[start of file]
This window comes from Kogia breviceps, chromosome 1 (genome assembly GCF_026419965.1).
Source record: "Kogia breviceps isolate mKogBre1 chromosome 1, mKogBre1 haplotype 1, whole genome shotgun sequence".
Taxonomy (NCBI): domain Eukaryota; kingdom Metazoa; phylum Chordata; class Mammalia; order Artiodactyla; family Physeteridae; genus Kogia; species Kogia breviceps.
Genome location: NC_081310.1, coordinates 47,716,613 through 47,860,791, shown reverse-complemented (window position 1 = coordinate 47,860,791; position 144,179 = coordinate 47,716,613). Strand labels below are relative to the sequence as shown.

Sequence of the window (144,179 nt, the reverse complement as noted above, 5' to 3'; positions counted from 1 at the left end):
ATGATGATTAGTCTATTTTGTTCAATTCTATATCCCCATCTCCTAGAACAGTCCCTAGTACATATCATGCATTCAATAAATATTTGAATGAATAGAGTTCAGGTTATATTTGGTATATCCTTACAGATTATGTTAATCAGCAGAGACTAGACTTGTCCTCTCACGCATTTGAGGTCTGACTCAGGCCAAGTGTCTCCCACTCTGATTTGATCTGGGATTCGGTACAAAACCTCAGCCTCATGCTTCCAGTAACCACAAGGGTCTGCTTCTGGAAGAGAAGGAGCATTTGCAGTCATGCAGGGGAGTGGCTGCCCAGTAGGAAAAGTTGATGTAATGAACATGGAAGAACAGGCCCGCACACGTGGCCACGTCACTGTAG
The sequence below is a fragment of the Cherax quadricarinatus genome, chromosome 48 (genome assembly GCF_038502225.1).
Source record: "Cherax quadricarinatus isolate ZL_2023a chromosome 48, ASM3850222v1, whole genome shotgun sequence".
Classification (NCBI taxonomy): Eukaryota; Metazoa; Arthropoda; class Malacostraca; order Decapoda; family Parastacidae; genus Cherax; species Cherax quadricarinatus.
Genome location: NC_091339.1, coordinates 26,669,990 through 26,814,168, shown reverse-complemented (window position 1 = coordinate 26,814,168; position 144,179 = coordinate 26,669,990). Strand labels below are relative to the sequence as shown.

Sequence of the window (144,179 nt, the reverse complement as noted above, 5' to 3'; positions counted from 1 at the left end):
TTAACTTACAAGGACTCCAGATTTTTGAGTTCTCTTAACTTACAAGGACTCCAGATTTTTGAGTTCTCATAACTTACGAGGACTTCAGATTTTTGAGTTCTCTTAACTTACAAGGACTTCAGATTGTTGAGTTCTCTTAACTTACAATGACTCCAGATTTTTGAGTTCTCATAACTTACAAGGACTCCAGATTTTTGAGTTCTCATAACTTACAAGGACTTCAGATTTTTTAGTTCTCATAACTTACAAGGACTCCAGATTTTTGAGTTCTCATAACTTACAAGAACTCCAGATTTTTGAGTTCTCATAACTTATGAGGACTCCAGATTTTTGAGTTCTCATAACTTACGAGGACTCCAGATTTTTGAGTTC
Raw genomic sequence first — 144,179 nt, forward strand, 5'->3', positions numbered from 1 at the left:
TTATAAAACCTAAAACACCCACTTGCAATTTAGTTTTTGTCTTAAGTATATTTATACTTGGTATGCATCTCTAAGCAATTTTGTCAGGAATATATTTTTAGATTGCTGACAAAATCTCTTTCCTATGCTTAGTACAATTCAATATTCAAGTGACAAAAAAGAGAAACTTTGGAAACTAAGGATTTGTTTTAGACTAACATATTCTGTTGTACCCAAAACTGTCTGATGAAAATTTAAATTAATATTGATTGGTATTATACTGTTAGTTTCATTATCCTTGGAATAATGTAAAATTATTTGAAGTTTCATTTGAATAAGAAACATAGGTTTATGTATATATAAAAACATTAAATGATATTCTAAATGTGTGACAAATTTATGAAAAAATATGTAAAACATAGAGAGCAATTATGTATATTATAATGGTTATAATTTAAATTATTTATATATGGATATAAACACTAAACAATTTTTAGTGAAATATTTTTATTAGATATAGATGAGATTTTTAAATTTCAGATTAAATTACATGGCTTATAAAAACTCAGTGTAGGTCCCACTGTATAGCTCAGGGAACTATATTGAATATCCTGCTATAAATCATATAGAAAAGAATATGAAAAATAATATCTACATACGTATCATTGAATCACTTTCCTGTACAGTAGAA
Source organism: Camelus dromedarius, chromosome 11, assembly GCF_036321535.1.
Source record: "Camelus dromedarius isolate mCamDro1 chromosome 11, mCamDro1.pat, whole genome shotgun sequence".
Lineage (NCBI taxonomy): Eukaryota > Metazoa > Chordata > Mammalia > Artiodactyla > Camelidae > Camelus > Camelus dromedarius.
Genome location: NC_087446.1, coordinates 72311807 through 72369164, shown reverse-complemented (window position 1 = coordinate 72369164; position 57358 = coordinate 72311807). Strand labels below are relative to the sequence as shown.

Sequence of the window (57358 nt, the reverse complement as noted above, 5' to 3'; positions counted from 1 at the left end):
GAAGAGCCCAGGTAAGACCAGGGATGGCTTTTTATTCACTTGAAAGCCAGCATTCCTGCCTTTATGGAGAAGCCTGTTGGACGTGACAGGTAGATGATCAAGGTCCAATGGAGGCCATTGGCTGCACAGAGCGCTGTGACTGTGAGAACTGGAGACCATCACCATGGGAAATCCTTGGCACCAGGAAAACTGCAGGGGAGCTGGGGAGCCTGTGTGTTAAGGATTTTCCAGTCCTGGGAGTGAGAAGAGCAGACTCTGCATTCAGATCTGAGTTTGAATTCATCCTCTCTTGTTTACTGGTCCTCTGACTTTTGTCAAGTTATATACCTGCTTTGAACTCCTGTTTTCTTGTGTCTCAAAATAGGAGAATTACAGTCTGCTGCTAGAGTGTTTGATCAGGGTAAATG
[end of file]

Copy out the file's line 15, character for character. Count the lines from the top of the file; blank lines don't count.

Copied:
Source organism: Camelus dromedarius, chromosome 11, assembly GCF_036321535.1.